Last year, I had the honor of being chosen as a Peter May Super Fan in a contest.  With that honor came the responsibility of touting Peter's books, which is like being asked to eat cake to show that you appreciate sweets.  Absolute pleasure.  As an ardent fan of The Lewis Trilogy by Peter May, I approached reading his latest book, Entry Island, with much curiosity and a little concern.  I thought Peter's writing so brilliant in The Lewis Trilogy with its setting on the Isle of Lewis in Scotland, but Entry Island was set in the Gulf of St. Lawrence, Canada, which is a perfectly fine setting, just not my favorite of Scotland.  Of course, I should have realized that a brilliant writer isn't confined to any one setting or story.  Entry Island was as thrilling an adventure as I could possibly want, and the setting was deliciously and perfectly chilling.

So, to properly tout Peter May and his writing, I'm posting my review for Entry Island, and ATTENTION!  I have three copies of Entry Island to give away, part of my reward for being a super fan.  It is a great place to start with reading Peter May, who is a master storyteller of shadows and secrets and mysterious deaths.  Just comment to be entered to win Entry Island.

A note about the publication dates.  Entry Island is the latest publication of Peter May's in the United States, but it was published in Great Britain in 2014 and is the winner of the Deanston Scottish Crime Book of the Year 2014. Today is the U.S. publication birthday for Entry Island, and so we celebrate its arrival from across the pond.  Peter's book Runaway, a standalone, was released in the U.S. in May of this year, and it is next on my list by which to be amazed.

From Peter May's Web site:
 "Peter May is the multi award-winning author of:
  • the internationally best-selling Lewis Trilogy set in the Outer Hebrides of Scotland
  • the China Thrillers, featuring Beijing detective Yi Lan and and American forensic pathologist Margaret Campbell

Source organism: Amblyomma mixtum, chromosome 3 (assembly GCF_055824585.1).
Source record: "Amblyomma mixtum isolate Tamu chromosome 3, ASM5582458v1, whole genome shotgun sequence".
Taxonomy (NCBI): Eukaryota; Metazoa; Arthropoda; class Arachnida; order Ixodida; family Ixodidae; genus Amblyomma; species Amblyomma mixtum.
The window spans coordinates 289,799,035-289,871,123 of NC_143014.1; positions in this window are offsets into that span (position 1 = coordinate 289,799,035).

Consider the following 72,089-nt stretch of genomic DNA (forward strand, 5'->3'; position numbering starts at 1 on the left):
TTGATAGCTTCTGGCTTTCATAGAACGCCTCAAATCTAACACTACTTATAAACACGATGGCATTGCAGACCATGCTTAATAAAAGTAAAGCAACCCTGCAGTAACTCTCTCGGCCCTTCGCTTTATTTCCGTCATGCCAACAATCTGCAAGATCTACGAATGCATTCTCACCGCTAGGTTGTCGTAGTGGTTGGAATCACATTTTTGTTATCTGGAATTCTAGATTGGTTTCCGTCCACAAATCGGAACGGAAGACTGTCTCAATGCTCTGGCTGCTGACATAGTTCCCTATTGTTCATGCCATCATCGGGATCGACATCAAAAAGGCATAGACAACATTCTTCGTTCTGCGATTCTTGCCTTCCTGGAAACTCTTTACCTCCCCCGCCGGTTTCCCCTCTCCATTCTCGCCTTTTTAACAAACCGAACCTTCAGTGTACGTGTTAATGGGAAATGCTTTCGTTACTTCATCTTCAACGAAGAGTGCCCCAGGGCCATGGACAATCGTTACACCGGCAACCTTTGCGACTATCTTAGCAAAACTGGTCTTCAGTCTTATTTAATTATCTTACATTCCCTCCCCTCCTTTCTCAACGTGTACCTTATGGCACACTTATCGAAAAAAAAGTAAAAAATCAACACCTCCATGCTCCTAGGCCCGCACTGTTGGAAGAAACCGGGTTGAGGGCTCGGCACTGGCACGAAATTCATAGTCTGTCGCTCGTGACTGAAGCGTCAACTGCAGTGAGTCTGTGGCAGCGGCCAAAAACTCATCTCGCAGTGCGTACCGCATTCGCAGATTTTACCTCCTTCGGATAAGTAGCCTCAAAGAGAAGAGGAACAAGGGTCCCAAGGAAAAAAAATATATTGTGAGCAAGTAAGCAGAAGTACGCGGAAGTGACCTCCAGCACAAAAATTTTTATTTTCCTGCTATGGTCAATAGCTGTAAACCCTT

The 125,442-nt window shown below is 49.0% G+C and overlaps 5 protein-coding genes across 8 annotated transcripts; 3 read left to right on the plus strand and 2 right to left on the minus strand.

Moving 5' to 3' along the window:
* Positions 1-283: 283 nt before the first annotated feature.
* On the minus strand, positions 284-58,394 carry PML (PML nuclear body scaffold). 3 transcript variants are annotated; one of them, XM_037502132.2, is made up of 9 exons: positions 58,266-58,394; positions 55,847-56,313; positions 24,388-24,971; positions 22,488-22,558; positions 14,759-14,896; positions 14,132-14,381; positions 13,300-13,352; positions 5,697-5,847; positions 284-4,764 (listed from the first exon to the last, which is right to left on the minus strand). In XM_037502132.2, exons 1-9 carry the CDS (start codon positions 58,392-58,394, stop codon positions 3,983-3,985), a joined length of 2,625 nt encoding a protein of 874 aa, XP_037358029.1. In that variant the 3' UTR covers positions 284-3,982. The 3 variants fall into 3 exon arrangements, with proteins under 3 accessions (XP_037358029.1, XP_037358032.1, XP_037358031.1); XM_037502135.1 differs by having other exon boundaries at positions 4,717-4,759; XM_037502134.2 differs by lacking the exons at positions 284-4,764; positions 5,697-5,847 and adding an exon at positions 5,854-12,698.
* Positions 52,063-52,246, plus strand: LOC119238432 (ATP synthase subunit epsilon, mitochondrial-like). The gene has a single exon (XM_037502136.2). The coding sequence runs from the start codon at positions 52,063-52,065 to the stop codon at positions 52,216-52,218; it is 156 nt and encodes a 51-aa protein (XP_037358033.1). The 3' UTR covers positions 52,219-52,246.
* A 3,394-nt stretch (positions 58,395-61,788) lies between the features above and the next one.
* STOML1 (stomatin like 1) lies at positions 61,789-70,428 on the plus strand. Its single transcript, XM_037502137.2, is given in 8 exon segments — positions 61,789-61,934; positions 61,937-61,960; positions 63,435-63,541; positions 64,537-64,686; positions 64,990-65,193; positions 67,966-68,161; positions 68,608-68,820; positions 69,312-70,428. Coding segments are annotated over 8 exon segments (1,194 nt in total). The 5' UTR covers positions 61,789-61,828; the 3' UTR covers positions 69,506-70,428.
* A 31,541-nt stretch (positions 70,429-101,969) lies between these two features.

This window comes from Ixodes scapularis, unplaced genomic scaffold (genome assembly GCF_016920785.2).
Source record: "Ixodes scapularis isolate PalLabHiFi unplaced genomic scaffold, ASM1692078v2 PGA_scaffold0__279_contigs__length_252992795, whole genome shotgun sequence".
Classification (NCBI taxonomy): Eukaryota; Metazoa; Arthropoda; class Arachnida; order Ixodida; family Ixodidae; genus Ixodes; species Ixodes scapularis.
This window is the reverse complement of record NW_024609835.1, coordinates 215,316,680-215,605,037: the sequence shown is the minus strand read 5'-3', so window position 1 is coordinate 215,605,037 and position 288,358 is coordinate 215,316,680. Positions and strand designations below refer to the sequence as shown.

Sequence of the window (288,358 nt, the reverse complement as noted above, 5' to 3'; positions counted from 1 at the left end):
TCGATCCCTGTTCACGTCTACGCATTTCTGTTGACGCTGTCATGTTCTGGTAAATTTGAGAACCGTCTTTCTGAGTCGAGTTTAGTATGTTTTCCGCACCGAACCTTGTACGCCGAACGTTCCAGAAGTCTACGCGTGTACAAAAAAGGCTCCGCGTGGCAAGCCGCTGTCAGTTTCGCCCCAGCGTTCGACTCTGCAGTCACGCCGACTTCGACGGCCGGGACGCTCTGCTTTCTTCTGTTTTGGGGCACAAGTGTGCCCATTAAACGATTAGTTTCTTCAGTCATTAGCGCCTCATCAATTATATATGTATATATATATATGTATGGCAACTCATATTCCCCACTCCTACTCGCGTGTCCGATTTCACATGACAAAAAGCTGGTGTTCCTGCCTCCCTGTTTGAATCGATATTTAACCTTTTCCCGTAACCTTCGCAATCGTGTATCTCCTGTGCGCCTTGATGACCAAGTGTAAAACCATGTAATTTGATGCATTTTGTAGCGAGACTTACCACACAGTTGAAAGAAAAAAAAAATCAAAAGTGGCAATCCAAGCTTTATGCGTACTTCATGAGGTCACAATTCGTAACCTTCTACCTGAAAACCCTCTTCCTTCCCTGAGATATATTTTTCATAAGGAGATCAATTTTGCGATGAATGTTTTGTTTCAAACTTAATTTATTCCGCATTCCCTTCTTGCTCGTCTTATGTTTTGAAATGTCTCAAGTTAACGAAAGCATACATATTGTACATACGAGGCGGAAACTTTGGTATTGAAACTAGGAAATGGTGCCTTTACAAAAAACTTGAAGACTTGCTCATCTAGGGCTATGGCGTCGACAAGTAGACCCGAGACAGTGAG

• the critically-acclaimed Enzo Files, featuring Scottish forensic scientist Enzo MacLeod, which is set in France
  • and several standalone books, including the multi-award winning Entry Island and Runaway  
 He has also had a successful career as television writer, creator, and producer.  Born and raised in Scotland, he lives in France."

My Review:
Entry IslandEntry Island by Peter  May

My rating: 5 of 5 stars

Peter May's The Lewis Trilogy books rate among my favorite reads in the past few years, so it is with great anticipation of enjoyment that I began Entry Island.  I was not disappointed.  Peter May is simply a master at telling generational stories, with the connections to past and present being one of the most fascinating mysteries to decipher.  There is the intriguing murder mystery, too, but it is a deliciously layered one with the events of the past coming into play.  And, those fans of The Lewis Trilogy will be well pleased that the mystery of Entry Island in the Gulf of St. Lawrence has its beginnings on the Isle of Lewis in Scotland.  So, blackhouses and windy hilltops and sandy coves in a previous century are part of the present-day story.